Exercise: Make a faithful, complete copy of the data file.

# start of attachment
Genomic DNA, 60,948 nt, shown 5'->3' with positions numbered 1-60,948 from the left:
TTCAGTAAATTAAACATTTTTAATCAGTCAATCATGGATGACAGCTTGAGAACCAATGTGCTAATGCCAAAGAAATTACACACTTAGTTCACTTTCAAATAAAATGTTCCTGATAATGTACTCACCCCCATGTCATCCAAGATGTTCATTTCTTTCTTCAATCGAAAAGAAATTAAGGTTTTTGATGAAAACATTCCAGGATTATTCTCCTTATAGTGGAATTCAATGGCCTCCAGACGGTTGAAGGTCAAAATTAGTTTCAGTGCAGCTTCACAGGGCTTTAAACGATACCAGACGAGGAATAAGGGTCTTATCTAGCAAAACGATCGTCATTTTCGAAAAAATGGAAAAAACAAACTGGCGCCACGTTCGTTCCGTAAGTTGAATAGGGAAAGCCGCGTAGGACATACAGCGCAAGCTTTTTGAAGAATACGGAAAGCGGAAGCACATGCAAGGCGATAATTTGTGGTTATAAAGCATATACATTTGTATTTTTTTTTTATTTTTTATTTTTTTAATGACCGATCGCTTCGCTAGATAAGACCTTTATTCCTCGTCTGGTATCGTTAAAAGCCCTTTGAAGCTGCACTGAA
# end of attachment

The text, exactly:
Genomic DNA, 60,948 nt, shown 5'->3' with positions numbered 1-60,948 from the left:
TTCAGTAAATTAAACATTTTTAATCAGTCAATCATGGATGACAGCTTGAGAACCAATGTGCTAATGCCAAAGAAATTACACACTTAGTTCACTTTCAAATAAAATGTTCCTGATAATGTACTCACCCCCATGTCATCCAAGATGTTCATTTCTTTCTTCAATCGAAAAGAAATTAAGGTTTTTGATGAAAACATTCCAGGATTATTCTCCTTATAGTGGAATTCAATGGCCTCCAGACGGTTGAAGGTCAAAATTAGTTTCAGTGCAGCTTCACAGGGCTTTAAACGATACCAGACGAGGAATAAGGGTCTTATCTAGCAAAACGATCGTCATTTTCGAAAAAATGGAAAAAACAAACTGGCGCCACGTTCGTTCCGTAAGTTGAATAGGGAAAGCCGCGTAGGACATACAGCGCAAGCTTTTTGAAGAATACGGAAAGCGGAAGCACATGCAAGGCGATAATTTGTGGTTATAAAGCATATACATTTGTATTTTTTTTTTATTTTTTATTTTTTTAATGACCGATCGCTTCGCTAGATAAGACCTTTATTCCTCGTCTGGTATCGTTAAAAGCCCTTTGAAGCTGCACTGAA